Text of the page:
US Customs and Border Protection (CBP) officers report seizing a sizeable quantity of cannabis at Buffalo, New York’s Peace Bridge Cargo Facility, confiscating more than 1,785 pounds of pot that was hidden with a commercial shipment.
According to a CBP release, on June 5, officers flagged a shipment of coffee makers for further examination. During a scan of the truck, an “anomaly was noticed that concerned officers.” The US Justice Department says the vehicle had plates from Prince Edward Island.
The first scan was a non-invasive X-ray, while the next would be more hands-on.
When CBP officers “initiated a physical exam,” the release says they discovered sealed crates not consistent with the other packaging.
During an inspection of those particular crates, authorities say they located more coffee grounds, and “secreted under the coffee grounds” was a collection of vacuum-sealed bags containing a “green leafy substance.”
“The total weight of the marijuana seized was approximately 1,785 pounds with an estimated street value of $2.5 million,” CBP said.
Since then, the US Attorney has chosen to charge 21-year-old Indian citizen Arshdeep Singh with possessing with intent to distribute and importation of marijuana. A release from the Justice Department says the charges “carry a mandatory minimum penalty of five years in prison, a maximum of 40 years, and a $5,000,000 fine.”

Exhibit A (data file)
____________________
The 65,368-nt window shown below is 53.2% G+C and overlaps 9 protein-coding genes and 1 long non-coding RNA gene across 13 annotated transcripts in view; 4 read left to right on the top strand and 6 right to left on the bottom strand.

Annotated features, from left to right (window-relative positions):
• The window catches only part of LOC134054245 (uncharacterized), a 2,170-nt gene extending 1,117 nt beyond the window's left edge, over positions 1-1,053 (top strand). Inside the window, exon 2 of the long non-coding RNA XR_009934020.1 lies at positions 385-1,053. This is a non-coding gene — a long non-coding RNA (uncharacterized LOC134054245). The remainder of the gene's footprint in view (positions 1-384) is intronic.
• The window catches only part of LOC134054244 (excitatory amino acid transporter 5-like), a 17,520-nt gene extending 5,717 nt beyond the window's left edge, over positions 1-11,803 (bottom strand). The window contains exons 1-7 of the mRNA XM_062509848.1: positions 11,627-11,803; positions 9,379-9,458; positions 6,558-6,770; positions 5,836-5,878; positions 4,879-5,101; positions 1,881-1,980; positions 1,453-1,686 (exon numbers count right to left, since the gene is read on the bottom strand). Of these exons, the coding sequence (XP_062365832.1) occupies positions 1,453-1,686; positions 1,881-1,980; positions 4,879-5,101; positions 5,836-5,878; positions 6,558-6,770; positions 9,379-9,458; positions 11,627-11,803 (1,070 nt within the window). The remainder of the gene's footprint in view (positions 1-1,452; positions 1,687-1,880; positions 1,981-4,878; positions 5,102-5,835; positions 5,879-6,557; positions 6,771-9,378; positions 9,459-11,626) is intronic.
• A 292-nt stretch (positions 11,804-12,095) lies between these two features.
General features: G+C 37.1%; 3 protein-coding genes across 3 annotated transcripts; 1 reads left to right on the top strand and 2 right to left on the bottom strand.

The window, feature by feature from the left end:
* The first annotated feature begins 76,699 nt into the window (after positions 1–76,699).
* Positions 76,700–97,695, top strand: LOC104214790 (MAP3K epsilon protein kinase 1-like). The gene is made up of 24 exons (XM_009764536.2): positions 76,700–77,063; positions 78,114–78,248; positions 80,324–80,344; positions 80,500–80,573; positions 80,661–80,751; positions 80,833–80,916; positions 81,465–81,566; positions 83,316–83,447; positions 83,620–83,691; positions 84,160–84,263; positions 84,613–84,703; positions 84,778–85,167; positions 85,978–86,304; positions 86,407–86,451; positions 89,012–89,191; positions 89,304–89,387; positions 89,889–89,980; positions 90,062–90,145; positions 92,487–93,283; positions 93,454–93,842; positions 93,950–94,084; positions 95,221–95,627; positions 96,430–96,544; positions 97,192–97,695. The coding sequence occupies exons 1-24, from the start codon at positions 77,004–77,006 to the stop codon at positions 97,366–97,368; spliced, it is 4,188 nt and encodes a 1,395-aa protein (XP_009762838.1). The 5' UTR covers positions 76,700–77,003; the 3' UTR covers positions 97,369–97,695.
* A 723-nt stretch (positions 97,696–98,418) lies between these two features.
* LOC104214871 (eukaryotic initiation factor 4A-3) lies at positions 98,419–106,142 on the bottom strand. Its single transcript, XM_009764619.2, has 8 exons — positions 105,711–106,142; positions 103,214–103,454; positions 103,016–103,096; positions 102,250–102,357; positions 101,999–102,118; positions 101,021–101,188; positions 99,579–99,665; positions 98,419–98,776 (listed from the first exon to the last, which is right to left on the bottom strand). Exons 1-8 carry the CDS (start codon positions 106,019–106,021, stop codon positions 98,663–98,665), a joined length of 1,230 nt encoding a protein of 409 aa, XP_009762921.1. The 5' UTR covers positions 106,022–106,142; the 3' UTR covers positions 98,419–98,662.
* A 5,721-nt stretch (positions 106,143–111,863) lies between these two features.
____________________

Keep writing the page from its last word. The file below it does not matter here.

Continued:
The CPS’s release says the Buffalo Field Office, which made the bust, covers 16 ports of entry throughout New York State and has made over 225 narcotic seizures totalling more than 4,885 pounds – an increase of almost 1600% from the same time period the year before.
Buffalo Field Office Director Rose Brophy says this uptick may be due to the ongoing pandemic.
“It is unfortunate that during a global health crisis, criminals are trying to exploit a tense situation for their own benefit,” said Buffalo Field Office Director Rose Brophy. “The work of the officers has been incredible and their dedication to CBP’s enforcement mission is evident in these recent large load narcotics seizures.”